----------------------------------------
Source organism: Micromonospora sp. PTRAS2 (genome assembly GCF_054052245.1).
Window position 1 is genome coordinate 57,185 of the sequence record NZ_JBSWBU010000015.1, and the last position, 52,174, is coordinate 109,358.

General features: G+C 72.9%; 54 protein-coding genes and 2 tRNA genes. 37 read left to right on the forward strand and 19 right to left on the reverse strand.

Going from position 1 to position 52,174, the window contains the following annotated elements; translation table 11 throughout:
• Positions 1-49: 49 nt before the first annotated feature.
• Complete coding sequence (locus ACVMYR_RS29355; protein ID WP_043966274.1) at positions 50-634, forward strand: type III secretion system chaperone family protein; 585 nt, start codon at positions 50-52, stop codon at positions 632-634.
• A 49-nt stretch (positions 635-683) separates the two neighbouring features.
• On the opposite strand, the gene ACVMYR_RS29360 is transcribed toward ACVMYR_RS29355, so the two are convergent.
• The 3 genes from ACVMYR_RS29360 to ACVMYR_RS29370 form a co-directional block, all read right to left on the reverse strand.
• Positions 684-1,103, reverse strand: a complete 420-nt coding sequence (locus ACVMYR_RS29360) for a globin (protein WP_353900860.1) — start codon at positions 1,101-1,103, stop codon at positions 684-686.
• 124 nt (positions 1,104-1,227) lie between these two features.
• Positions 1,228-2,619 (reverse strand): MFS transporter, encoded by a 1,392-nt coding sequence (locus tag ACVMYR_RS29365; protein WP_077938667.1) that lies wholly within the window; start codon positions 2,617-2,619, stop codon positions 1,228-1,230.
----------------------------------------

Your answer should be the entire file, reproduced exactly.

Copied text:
Source organism: Micromonospora sp. PTRAS2 (genome assembly GCF_054052245.1).
Window position 1 is genome coordinate 57,185 of the sequence record NZ_JBSWBU010000015.1, and the last position, 52,174, is coordinate 109,358.

General features: G+C 72.9%; 54 protein-coding genes and 2 tRNA genes. 37 read left to right on the forward strand and 19 right to left on the reverse strand.

Going from position 1 to position 52,174, the window contains the following annotated elements; translation table 11 throughout:
• Positions 1-49: 49 nt before the first annotated feature.
• Complete coding sequence (locus ACVMYR_RS29355; protein ID WP_043966274.1) at positions 50-634, forward strand: type III secretion system chaperone family protein; 585 nt, start codon at positions 50-52, stop codon at positions 632-634.
• A 49-nt stretch (positions 635-683) separates the two neighbouring features.
• On the opposite strand, the gene ACVMYR_RS29360 is transcribed toward ACVMYR_RS29355, so the two are convergent.
• The 3 genes from ACVMYR_RS29360 to ACVMYR_RS29370 form a co-directional block, all read right to left on the reverse strand.
• Positions 684-1,103, reverse strand: a complete 420-nt coding sequence (locus ACVMYR_RS29360) for a globin (protein WP_353900860.1) — start codon at positions 1,101-1,103, stop codon at positions 684-686.
• 124 nt (positions 1,104-1,227) lie between these two features.
• Positions 1,228-2,619 (reverse strand): MFS transporter, encoded by a 1,392-nt coding sequence (locus tag ACVMYR_RS29365; protein WP_077938667.1) that lies wholly within the window; start codon positions 2,617-2,619, stop codon positions 1,228-1,230.